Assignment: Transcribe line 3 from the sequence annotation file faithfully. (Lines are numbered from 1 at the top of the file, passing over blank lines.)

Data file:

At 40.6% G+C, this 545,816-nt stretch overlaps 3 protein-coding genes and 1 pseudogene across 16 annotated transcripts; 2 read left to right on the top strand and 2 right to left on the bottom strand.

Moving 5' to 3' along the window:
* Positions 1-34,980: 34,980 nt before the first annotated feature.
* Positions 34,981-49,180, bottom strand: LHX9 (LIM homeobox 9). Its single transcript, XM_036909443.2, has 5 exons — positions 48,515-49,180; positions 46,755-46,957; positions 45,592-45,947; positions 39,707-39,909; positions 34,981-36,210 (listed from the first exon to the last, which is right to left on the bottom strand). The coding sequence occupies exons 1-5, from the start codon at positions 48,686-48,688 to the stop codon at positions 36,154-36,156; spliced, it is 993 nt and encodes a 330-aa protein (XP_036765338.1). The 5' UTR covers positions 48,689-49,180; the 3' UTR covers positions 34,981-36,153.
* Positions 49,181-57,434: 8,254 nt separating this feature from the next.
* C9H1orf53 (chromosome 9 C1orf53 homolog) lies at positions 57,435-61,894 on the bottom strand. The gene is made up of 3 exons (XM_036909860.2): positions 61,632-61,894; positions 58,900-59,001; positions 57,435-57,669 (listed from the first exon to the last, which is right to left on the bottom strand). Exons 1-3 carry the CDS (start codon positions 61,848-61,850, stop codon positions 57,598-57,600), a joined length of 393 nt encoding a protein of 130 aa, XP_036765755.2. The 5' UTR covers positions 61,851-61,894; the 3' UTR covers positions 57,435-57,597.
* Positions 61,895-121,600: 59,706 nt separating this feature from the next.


* Positions 1-34,980: 34,980 nt before the first annotated feature.